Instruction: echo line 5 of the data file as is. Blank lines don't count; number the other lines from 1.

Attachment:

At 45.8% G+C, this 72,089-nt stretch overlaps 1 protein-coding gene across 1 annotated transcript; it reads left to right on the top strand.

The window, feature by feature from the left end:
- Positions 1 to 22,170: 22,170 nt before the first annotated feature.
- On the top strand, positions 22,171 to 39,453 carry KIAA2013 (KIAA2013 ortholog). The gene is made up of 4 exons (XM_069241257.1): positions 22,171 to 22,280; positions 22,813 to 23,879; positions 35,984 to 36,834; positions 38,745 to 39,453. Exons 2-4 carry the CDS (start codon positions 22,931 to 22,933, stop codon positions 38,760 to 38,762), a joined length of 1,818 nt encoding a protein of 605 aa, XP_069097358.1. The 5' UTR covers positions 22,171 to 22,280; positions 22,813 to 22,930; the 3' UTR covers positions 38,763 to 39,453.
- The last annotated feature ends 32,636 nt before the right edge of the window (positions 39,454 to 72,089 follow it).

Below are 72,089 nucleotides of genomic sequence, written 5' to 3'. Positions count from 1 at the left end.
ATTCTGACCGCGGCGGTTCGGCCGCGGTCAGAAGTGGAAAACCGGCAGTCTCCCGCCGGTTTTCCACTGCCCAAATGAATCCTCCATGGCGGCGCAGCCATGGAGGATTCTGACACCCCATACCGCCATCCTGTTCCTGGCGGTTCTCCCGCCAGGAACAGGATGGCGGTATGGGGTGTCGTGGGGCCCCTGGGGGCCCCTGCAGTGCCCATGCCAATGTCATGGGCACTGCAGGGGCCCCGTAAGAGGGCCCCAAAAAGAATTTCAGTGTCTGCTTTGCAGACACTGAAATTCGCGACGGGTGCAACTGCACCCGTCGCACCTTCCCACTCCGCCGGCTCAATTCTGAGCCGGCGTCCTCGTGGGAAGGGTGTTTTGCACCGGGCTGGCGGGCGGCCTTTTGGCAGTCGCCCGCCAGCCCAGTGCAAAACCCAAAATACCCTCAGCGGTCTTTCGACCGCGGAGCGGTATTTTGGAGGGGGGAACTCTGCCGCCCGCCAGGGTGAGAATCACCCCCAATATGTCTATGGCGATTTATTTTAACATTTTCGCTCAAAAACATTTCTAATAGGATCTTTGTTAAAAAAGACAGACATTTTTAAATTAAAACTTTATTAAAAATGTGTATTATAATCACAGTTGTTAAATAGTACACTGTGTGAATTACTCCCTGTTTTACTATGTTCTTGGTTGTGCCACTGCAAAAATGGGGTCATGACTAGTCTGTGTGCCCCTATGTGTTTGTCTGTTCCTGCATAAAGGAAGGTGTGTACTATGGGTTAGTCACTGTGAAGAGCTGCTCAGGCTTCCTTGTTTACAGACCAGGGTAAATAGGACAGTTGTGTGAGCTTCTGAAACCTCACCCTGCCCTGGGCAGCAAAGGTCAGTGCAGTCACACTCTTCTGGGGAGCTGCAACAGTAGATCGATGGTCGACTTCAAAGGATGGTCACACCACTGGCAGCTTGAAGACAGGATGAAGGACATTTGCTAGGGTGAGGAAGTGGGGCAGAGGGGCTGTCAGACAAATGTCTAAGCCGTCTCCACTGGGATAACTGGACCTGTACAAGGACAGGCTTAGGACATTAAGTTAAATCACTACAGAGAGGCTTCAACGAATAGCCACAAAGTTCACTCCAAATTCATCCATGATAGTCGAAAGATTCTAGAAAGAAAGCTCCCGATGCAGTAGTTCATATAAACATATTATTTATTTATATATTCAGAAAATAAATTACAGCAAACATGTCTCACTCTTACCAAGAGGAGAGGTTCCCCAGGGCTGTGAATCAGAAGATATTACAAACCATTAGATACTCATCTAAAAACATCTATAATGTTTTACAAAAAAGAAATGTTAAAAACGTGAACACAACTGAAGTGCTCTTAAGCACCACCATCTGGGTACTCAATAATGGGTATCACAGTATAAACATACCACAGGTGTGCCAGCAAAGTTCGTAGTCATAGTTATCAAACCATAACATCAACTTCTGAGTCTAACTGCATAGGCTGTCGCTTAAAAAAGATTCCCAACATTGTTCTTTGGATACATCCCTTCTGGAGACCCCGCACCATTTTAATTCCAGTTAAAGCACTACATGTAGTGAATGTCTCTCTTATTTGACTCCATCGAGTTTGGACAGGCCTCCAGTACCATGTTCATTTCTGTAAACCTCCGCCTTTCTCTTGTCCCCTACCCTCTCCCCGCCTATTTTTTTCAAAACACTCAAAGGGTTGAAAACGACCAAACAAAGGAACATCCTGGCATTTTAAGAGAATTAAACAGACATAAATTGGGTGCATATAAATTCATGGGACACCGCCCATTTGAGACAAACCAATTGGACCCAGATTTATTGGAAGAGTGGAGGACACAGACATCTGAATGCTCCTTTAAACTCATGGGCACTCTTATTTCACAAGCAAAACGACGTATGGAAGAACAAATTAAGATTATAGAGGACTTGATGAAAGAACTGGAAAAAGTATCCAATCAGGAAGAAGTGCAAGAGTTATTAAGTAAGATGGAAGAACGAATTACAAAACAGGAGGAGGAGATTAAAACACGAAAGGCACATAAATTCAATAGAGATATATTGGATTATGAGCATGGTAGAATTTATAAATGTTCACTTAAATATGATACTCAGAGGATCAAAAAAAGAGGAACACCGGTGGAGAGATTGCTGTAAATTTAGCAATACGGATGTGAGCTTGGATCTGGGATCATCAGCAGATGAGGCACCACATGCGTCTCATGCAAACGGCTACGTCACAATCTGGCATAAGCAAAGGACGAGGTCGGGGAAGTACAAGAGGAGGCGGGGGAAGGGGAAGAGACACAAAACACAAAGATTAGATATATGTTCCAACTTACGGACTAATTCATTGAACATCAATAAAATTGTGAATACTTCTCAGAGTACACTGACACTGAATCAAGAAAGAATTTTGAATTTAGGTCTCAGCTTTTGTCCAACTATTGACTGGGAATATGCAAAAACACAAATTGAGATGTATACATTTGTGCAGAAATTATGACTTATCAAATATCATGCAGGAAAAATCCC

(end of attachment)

- The last annotated feature ends 32,636 nt before the right edge of the window (positions 39,454 to 72,089 follow it).